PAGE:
DuPont Is Slapped With New Penalties Over Texas Plant Tragedy | Chemical & Engineering News
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Web Date: July 10, 2015

DuPont Is Slapped With New Penalties Over Texas Plant Tragedy

Plant Safety: Government inspectors say a wider review of deadly chemical leak has turned up evidence of a failed safety program
Department: Government & Policy | Collection: Safety
Keywords: OSHA, DuPont, methyl mercaptan, worker safety, citations
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Four workers died from exposure to methyl mercaptan during a leak at DuPont’s LaPorte, Texas, plant in November 2014.
Credit: AP
Photo of the sign outside of DuPont’s LaPort, Texas, plant.
 
Four workers died from exposure to methyl mercaptan during a leak at DuPont’s LaPorte, Texas, plant in November 2014.
Credit: AP

The U.S. Occupational Safety & Health Administration (OSHA) on Thursday hit DuPont with a $273,000 proposed penalty for safety violations at its facility in La Porte, Texas. That’s on top of fines OSHA proposed in May that stem from an accident last November, in which a leak of methyl mercaptan killed four workers.

“These four preventable workplace deaths and the very serious hazards we uncovered at this facility are evidence of a failed safety program,” says OSHA chief David Michaels.

OSHA’s initial investigation found hazards in the facility’s pesticide unit, where the accident occurred, resulting in the agency levying a $99,000 fine. Those findings prompted OSHA to expand its inspection to other parts of the facility, where the agency says it found additional worker safety violations.

“I hope that our continued scrutiny into this facility and into working conditions at other DuPont plants will mean no family ever suffers this loss again,” Michaels adds. “We here at OSHA want DuPont and the chemical industry as a whole to hear this message loud and clear.”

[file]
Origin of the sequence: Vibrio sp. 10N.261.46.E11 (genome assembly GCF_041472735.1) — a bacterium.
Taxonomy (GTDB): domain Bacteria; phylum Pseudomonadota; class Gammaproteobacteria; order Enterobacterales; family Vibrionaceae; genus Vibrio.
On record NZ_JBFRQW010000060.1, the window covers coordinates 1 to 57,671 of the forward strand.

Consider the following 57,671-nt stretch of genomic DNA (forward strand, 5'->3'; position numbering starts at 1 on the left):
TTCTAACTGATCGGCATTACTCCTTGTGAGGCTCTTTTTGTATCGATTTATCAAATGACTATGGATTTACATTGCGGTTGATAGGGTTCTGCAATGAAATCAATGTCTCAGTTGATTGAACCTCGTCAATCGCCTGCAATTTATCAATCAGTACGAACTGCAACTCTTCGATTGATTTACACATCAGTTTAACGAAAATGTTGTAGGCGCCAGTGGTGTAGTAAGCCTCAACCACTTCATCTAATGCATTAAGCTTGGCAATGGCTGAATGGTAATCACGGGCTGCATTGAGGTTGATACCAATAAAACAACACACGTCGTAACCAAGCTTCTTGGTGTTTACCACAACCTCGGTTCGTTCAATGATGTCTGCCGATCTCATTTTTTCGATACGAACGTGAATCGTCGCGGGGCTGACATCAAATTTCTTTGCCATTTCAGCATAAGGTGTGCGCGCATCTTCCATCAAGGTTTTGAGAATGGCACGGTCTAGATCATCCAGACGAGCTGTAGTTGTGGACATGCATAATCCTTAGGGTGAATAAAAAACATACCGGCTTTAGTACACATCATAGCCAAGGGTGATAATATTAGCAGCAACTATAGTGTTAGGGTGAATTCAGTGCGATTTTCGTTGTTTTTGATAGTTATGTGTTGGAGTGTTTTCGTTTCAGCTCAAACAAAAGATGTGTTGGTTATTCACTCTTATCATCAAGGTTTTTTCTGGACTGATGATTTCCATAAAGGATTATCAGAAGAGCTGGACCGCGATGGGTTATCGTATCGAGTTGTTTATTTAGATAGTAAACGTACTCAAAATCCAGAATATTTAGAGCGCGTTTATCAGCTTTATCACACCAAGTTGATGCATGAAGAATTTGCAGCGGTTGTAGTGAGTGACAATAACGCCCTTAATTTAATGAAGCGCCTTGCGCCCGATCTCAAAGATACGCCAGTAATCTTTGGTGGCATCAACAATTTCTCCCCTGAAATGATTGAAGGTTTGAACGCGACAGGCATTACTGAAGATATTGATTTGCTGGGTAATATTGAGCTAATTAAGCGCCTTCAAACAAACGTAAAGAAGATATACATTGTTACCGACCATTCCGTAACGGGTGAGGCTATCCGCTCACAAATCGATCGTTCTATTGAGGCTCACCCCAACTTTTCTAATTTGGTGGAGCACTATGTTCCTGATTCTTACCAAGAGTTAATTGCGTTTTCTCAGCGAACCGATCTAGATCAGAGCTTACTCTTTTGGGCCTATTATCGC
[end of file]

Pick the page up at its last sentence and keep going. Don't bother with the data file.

OSHA issued citations to DuPont for three willful violations at the LaPorte plant, alleging that the company “purposefully disregarded” safety rules or “acted with plain indifference to employee safety.” The agency assessed a maximum penalty allowed by law of $70,000 for each violation.

In addition, OSHA cited DuPont for four “serious” violations, which means they could have led to injury or death, and added another $28,000 in fines, again the maximum allowed by law. A repeat violation of a previous worker safety citation brought the penalty total to $273,000.

Moreover, OSHA enrolled the Wilmington, Del.-based company in its Severe Violator Enforcement Program, which concentrates inspections on employers who have “demonstrated indifference towards creating a safe and healthy workplace by committing willful or repeated violations, and/or failing to abate known hazards.”

DuPont says it has not had the chance to review OSHA’s latest findings in detail but has been reexamining its procedures. “Operating the La Porte site safely is our number one priority. We have and will continue to take the necessary steps to ensure all units are safe to operate,” DuPont says.

The company says it has identified and is addressing most, if not all, of OSHA’s significant findings. “Through the course of our work, we have shut down the herbicide unit in order to take corrective measures, and the unit will not restart until the work is complete,” DuPont says.

DuPont is contesting the citations that led to the $99,000 fine, and has the option to fight the latest penalties. The company has 15 business days from receipt of its citations and proposed penalties to comply, request an informal conference with OSHA, or contest the findings before the independent Occupational Safety & Health Review Commission.

 
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